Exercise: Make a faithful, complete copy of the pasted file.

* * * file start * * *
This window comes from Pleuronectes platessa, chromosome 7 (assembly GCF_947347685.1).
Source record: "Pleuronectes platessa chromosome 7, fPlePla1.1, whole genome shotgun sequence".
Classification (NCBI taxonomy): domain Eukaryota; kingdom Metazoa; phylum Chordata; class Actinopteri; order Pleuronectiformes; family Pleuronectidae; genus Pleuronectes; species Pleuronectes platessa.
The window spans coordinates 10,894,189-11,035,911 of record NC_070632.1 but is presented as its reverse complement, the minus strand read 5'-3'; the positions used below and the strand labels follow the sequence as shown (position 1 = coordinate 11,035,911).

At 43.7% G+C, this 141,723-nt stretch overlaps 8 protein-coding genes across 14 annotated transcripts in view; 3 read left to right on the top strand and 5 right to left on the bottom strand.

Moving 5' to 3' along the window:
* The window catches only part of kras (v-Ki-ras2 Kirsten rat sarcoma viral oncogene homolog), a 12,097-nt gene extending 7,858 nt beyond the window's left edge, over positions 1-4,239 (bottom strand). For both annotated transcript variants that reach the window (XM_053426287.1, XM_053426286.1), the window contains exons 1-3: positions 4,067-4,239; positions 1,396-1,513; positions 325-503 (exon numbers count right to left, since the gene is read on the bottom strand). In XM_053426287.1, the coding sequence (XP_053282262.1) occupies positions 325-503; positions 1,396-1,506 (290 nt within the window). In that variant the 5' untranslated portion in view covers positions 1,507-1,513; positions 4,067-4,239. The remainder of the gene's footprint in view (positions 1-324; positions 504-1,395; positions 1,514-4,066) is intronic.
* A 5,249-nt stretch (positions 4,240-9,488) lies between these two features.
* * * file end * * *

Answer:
This window comes from Pleuronectes platessa, chromosome 7 (assembly GCF_947347685.1).
Source record: "Pleuronectes platessa chromosome 7, fPlePla1.1, whole genome shotgun sequence".
Classification (NCBI taxonomy): domain Eukaryota; kingdom Metazoa; phylum Chordata; class Actinopteri; order Pleuronectiformes; family Pleuronectidae; genus Pleuronectes; species Pleuronectes platessa.
The window spans coordinates 10,894,189-11,035,911 of record NC_070632.1 but is presented as its reverse complement, the minus strand read 5'-3'; the positions used below and the strand labels follow the sequence as shown (position 1 = coordinate 11,035,911).

At 43.7% G+C, this 141,723-nt stretch overlaps 8 protein-coding genes across 14 annotated transcripts in view; 3 read left to right on the top strand and 5 right to left on the bottom strand.

Moving 5' to 3' along the window:
* The window catches only part of kras (v-Ki-ras2 Kirsten rat sarcoma viral oncogene homolog), a 12,097-nt gene extending 7,858 nt beyond the window's left edge, over positions 1-4,239 (bottom strand). For both annotated transcript variants that reach the window (XM_053426287.1, XM_053426286.1), the window contains exons 1-3: positions 4,067-4,239; positions 1,396-1,513; positions 325-503 (exon numbers count right to left, since the gene is read on the bottom strand). In XM_053426287.1, the coding sequence (XP_053282262.1) occupies positions 325-503; positions 1,396-1,506 (290 nt within the window). In that variant the 5' untranslated portion in view covers positions 1,507-1,513; positions 4,067-4,239. The remainder of the gene's footprint in view (positions 1-324; positions 504-1,395; positions 1,514-4,066) is intronic.
* A 5,249-nt stretch (positions 4,240-9,488) lies between these two features.